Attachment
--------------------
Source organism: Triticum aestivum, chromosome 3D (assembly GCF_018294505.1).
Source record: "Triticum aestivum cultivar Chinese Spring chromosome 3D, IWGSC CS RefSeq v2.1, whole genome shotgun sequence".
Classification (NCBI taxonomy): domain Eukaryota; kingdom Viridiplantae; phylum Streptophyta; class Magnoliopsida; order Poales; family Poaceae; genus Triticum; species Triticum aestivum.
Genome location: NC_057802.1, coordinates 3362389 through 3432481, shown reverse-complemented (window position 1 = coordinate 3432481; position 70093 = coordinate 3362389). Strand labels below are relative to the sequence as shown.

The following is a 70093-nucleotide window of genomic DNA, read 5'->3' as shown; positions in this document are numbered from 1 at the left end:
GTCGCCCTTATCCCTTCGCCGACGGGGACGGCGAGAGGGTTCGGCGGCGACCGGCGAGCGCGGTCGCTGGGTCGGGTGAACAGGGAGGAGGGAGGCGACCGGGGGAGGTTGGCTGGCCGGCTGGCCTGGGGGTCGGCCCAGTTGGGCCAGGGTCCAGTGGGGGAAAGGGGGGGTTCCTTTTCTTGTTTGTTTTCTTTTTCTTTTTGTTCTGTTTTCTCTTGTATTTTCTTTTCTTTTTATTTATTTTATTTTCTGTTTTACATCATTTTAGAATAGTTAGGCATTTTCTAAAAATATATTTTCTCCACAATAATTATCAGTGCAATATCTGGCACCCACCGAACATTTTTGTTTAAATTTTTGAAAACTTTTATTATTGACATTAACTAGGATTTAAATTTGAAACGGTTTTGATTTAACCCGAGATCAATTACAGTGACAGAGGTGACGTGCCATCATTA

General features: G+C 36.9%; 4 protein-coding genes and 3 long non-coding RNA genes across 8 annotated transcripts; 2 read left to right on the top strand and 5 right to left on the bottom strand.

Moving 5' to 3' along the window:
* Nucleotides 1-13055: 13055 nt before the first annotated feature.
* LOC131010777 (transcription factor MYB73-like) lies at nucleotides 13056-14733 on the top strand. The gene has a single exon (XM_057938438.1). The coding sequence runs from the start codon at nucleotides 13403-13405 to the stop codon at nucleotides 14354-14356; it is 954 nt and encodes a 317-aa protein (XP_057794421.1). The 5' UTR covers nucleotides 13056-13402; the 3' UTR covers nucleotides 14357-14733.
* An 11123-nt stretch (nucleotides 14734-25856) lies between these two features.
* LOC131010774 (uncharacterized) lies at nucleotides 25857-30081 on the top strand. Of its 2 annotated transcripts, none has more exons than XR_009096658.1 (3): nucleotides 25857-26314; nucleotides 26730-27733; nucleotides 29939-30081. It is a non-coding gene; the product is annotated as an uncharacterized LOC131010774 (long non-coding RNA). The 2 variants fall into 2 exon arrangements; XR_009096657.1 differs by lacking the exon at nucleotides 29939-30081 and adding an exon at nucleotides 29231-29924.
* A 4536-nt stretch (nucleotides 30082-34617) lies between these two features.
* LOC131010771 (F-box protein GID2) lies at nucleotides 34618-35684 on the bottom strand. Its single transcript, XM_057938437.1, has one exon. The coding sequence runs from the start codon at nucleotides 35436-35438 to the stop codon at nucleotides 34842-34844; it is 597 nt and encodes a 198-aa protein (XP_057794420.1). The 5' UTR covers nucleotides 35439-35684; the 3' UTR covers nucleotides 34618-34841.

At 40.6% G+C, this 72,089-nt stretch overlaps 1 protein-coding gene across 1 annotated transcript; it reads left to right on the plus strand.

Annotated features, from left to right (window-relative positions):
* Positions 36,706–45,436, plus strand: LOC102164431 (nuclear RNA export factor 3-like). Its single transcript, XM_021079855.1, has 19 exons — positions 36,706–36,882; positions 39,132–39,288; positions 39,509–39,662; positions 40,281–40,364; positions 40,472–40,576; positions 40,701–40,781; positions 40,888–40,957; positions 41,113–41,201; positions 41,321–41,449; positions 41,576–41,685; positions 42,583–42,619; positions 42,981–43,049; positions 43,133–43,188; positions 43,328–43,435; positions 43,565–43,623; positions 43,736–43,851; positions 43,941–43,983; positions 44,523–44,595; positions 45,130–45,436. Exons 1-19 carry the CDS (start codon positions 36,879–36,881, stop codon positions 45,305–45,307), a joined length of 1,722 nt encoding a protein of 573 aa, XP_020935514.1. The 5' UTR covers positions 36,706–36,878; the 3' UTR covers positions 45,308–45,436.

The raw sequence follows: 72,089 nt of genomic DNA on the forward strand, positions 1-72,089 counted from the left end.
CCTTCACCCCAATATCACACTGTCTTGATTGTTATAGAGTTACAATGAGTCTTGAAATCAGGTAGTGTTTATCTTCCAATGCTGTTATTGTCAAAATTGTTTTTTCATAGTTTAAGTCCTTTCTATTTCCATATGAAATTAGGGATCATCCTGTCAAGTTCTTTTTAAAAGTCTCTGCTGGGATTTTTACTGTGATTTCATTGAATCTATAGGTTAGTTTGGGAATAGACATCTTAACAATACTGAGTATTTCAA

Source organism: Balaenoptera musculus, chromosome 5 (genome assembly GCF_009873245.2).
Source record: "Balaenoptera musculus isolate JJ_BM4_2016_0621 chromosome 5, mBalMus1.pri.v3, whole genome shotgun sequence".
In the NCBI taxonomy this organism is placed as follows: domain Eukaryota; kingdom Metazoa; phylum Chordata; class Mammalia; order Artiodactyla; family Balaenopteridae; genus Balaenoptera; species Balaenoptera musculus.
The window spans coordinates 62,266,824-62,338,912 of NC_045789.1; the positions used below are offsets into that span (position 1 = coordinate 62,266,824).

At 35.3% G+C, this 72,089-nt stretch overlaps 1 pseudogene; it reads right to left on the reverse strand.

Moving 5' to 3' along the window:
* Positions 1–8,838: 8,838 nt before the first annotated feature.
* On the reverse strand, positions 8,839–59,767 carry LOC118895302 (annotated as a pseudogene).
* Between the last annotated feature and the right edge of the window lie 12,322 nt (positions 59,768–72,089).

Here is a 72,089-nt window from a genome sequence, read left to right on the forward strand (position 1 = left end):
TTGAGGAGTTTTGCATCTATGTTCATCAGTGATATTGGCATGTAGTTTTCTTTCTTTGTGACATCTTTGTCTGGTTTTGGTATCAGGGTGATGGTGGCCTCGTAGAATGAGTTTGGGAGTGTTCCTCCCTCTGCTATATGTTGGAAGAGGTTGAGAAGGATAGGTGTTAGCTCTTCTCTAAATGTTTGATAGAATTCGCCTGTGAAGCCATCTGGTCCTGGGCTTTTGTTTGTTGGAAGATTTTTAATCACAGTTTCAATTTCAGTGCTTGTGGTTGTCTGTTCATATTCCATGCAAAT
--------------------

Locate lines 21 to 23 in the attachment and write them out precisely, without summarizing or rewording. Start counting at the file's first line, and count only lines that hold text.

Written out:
Source record: "Balaenoptera musculus isolate JJ_BM4_2016_0621 chromosome 5, mBalMus1.pri.v3, whole genome shotgun sequence".
In the NCBI taxonomy this organism is placed as follows: domain Eukaryota; kingdom Metazoa; phylum Chordata; class Mammalia; order Artiodactyla; family Balaenopteridae; genus Balaenoptera; species Balaenoptera musculus.
The window spans coordinates 62,266,824-62,338,912 of NC_045789.1; the positions used below are offsets into that span (position 1 = coordinate 62,266,824).